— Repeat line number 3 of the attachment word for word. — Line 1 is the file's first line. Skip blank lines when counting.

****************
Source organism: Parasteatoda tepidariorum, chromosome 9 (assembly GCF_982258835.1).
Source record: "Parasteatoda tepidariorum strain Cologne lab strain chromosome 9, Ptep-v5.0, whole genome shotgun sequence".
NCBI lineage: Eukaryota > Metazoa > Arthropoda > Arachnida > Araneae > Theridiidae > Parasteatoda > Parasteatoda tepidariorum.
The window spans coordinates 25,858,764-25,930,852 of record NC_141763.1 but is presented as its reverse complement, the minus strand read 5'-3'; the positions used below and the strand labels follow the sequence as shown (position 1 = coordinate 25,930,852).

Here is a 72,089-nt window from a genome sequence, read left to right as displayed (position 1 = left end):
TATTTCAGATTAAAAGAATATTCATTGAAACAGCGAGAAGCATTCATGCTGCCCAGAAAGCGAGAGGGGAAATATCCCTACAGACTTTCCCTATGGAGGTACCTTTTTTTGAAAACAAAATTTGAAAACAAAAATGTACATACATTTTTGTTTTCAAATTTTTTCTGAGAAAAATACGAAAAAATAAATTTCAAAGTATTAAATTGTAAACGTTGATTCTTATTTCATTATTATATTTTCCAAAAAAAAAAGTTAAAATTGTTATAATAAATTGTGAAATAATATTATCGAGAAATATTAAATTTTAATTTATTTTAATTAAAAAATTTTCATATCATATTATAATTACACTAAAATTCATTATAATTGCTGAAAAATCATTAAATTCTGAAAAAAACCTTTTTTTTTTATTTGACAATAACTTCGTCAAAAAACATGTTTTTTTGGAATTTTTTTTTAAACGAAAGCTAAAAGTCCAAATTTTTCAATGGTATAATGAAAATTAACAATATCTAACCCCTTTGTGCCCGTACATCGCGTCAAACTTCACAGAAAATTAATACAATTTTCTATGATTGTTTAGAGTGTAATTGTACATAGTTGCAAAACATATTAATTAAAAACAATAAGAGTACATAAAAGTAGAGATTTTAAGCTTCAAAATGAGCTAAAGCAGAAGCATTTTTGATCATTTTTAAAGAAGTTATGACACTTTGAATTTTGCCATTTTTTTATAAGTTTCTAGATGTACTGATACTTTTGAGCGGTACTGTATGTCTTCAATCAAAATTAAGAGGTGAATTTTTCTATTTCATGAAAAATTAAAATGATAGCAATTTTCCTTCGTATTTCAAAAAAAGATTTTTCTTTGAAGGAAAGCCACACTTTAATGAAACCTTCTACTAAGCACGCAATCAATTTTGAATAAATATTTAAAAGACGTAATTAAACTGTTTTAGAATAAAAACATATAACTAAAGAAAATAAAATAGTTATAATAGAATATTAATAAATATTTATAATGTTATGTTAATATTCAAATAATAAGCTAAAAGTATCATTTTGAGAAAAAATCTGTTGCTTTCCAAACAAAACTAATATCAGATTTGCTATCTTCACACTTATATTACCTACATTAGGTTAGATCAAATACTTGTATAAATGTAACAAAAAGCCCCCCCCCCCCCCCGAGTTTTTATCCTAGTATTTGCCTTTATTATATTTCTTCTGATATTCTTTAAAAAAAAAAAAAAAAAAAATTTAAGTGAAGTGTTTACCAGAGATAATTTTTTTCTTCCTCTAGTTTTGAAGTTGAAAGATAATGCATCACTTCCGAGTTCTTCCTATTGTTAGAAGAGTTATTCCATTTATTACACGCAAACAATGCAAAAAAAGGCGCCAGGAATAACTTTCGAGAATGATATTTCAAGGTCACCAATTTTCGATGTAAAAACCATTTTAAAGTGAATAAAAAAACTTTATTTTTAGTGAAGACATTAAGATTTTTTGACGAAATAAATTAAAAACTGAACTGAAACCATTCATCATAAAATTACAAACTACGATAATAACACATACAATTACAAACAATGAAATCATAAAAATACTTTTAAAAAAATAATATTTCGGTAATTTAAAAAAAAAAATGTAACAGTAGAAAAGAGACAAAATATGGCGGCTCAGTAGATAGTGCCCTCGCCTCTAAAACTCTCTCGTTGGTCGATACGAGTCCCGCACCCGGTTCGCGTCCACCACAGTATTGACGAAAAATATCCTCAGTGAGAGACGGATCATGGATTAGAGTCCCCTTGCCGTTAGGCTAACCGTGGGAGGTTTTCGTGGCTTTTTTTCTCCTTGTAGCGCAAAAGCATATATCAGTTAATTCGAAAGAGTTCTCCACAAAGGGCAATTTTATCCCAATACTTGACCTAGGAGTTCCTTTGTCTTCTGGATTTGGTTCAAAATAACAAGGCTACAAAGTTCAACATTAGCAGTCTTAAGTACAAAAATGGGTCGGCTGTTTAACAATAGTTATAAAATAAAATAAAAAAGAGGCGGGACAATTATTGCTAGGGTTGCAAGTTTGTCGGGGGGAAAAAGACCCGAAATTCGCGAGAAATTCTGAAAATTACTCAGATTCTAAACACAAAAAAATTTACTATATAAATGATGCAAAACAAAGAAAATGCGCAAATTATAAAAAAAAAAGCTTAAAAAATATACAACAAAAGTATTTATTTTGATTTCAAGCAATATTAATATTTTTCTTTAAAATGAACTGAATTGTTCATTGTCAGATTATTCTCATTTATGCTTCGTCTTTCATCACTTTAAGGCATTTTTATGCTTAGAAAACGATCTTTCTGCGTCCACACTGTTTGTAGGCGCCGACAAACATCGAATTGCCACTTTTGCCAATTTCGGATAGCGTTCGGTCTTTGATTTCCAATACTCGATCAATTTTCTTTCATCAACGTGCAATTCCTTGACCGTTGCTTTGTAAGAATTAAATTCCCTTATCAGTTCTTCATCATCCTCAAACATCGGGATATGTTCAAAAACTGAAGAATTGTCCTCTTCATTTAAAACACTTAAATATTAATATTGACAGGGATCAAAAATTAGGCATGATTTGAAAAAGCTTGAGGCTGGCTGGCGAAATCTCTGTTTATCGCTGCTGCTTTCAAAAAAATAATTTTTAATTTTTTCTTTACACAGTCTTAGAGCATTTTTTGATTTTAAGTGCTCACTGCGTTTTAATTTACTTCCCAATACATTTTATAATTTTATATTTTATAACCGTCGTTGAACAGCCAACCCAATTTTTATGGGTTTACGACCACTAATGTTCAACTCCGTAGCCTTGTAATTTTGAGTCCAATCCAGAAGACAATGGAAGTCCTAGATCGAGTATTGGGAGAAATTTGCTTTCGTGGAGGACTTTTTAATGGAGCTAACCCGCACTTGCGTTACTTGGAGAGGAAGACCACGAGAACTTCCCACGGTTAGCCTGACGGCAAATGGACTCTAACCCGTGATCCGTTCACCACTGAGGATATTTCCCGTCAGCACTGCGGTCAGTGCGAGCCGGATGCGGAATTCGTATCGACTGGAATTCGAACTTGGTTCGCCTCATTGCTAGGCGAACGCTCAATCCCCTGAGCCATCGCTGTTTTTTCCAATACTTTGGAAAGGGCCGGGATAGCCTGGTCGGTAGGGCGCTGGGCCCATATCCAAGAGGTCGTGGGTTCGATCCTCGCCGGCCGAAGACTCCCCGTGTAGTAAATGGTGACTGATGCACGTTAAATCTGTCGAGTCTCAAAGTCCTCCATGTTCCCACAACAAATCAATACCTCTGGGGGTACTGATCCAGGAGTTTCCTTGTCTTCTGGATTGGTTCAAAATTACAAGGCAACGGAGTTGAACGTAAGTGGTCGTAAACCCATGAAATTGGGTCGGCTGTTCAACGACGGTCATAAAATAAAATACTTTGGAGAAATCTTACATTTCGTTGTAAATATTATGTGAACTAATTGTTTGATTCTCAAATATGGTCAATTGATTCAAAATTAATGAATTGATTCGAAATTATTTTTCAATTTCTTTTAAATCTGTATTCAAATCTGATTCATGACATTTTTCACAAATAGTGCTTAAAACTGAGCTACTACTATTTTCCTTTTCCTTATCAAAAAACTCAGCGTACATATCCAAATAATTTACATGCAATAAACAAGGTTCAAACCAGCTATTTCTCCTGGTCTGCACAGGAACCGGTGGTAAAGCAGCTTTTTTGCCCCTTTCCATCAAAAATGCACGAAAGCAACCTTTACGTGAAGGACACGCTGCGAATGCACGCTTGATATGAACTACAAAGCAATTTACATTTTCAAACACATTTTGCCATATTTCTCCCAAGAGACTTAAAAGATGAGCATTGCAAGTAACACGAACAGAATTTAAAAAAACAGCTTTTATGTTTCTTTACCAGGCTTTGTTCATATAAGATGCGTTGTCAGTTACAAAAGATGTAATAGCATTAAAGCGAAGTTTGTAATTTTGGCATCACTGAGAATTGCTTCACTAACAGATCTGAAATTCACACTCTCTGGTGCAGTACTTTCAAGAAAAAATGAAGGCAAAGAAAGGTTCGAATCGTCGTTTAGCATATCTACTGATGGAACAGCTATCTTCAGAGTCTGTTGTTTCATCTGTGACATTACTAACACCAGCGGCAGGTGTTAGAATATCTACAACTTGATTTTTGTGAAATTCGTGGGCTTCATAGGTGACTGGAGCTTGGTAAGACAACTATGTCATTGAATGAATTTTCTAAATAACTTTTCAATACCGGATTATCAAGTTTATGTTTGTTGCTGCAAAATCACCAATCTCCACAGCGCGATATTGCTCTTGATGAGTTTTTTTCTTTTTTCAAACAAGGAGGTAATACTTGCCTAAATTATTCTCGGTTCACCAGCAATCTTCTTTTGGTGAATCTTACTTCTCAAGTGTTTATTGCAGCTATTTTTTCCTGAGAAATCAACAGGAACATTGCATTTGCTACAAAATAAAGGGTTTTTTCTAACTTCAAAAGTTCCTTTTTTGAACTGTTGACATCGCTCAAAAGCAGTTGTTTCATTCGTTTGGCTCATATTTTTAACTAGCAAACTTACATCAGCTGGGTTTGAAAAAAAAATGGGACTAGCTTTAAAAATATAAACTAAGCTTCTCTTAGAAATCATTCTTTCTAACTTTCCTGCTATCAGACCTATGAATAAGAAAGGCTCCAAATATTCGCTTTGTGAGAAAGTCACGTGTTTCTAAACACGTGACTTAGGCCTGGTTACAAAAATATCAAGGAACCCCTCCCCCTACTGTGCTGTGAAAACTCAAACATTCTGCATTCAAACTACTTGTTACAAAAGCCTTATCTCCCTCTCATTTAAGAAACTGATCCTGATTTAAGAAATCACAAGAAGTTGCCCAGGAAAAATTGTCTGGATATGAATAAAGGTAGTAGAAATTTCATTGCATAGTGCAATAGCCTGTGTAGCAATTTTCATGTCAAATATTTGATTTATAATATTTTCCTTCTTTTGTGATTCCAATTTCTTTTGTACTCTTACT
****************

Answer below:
NCBI lineage: Eukaryota > Metazoa > Arthropoda > Arachnida > Araneae > Theridiidae > Parasteatoda > Parasteatoda tepidariorum.